Otherwise there is DTS-MA decoding, but that is external library.

    You guys have points for HEVC SIMD, but afaik your decoder is incompatible with a lot of other optimizations in ffmpeg, which means that until your version of decoder overtakes it in overally speed, any partial improvement is useless (unless it can be combined with things in ff side).

    New scaler would be a plus because swscale is terrible even from users’s pov, so rewrite would count as new functionality, but OTOH there is zimg/zscale too (dunno how fast it is though).

    ——————————-
    I’m not an egregious fan BTW. I admit that from what I know (I was looking at irc logs and MLs of FFmpeg from time to time even before the schism, I guess maybe as far back as 2009/2010) I think you guys (LibAV) don’t have a fair view of the other side. OTOH some of people active or inactive in ffmpeg (there are 3 names) are also unfair towards you, or even act like assholes (there are two obvious names, everybody knows I guess). In LibAV/FF flames, you guys had asshole moments too, though.

  10. Mandarinka says:

    Ah, looks like I forgot to remove the piece about “3 names”, ignore that. I think one of those people isn’t that bad, that’s why meant to change it to 2 names but failed to edit it properly.

    Anyway, I have somewhat more sympathise for FFmpeg (also they were the underdog after the coup business which was shady IMHO), but otherwise the whole business and you guys’ grudges, animosities and demonized views of each other – that is VERY CLEARLY kindergarten-tier bullshit and idiocy, to me. And of course, not helping us end users, as I said last time.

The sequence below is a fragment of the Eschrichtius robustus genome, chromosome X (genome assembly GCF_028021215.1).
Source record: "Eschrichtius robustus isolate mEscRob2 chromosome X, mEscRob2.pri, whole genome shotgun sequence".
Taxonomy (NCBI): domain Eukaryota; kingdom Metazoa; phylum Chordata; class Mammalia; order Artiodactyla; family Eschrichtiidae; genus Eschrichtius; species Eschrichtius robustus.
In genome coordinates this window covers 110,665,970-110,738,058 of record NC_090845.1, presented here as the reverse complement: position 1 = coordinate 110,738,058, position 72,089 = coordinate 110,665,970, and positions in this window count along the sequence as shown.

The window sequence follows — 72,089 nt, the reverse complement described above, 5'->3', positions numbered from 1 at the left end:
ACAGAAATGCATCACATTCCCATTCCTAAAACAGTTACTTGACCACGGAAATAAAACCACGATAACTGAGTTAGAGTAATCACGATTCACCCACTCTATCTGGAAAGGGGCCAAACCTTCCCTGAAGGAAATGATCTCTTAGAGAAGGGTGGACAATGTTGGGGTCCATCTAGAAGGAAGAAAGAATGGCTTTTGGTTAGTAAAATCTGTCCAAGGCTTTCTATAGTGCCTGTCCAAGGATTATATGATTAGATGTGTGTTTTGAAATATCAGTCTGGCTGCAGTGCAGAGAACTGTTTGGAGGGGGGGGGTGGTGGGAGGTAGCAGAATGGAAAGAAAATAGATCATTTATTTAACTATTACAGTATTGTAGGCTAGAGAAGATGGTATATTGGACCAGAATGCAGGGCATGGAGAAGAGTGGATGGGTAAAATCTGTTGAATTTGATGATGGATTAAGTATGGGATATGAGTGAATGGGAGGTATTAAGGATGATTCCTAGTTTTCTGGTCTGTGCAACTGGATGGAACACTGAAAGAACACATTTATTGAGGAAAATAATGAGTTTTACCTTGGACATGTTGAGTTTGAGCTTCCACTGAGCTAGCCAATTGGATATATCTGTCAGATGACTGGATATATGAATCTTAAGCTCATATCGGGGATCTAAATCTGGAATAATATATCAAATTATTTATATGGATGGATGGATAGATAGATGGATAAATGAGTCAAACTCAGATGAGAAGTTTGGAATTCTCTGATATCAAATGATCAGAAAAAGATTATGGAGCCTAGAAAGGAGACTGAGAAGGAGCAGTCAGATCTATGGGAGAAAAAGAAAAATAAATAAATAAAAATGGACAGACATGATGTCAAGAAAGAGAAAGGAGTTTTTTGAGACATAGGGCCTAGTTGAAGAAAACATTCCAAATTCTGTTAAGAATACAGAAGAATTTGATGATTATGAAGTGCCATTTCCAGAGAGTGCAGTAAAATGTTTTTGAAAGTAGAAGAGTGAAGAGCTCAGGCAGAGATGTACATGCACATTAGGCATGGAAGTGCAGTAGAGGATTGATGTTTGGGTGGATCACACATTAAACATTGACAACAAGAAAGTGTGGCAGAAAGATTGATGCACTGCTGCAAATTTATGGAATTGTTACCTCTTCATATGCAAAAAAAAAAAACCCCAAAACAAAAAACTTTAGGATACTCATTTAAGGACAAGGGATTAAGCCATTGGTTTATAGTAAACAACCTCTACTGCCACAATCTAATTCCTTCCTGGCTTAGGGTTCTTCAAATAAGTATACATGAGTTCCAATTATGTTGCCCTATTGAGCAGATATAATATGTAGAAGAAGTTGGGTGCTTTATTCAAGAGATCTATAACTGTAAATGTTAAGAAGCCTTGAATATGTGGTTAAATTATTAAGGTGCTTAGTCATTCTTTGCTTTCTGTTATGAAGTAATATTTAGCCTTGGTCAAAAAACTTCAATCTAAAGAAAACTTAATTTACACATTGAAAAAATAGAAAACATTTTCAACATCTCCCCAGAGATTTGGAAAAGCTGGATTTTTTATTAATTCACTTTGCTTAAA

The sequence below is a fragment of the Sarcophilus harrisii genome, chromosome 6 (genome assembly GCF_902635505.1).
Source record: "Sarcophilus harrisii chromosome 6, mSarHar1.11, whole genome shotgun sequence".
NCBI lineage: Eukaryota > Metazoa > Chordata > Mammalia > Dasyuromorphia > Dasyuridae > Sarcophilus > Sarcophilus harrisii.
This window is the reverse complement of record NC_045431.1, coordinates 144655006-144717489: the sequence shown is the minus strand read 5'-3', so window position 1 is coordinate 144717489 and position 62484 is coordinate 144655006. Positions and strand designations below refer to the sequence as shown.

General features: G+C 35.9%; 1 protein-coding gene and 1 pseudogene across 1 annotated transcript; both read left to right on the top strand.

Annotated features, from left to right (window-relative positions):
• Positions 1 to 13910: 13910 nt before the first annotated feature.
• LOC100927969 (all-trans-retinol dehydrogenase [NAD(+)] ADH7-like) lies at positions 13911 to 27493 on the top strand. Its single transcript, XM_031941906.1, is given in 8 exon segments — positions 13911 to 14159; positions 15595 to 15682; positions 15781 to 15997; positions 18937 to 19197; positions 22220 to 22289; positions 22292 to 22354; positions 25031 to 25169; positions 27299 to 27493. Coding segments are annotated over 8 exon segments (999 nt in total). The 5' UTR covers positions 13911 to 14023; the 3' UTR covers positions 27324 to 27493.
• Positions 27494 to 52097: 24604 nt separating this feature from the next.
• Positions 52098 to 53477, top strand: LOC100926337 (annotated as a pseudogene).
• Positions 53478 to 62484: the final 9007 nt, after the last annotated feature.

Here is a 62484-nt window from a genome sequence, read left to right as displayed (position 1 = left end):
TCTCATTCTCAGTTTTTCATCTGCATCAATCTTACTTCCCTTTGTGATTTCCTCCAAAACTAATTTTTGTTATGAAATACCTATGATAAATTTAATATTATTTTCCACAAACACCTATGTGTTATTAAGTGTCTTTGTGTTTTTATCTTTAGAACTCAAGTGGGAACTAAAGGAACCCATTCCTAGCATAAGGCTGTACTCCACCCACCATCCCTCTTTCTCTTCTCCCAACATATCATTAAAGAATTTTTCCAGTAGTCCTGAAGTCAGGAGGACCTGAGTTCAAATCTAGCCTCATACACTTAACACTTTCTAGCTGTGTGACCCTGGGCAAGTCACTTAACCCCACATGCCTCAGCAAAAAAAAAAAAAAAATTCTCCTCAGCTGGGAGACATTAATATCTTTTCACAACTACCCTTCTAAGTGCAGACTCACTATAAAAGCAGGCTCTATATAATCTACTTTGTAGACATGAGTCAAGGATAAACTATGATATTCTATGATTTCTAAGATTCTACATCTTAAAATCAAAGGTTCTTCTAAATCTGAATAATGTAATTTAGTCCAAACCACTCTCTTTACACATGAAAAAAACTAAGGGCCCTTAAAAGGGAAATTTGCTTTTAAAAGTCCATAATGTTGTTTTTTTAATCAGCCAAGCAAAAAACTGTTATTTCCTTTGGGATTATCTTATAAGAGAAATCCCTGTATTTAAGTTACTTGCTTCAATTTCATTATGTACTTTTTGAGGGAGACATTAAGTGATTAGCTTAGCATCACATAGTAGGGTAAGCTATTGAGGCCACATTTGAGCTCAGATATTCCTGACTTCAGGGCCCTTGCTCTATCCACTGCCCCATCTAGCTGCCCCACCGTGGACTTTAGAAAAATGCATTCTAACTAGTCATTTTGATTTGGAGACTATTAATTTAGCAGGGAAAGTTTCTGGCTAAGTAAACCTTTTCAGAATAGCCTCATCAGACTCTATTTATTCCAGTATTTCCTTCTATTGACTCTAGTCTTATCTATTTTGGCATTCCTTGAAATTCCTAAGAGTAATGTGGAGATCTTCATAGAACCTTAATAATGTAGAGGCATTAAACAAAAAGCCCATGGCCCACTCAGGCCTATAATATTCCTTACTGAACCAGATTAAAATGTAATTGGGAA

11. koda says:

    @Mandarinka if nothing of value has been developed one should wonder why merges keep happening 🙂

    And if I learned something from my mistakes, stay away from the ffmpeg/libav debate, there is nothing of value you can add if not more drama and old flames.

  12. Luca Barbato says:

    You are an egregious fan, and trying to pass as a neutral party is quite silly (anybody can just google your name and makes his mind easily).

    No the new bitstream has some interesting differences beside the fact it is more rational API wise (e.g. speed boosts on x86_64, speed regression on x86_32 for mezzanine formats) and we are spending time on it to make so that the speed regression are contained or nulled even in those cases.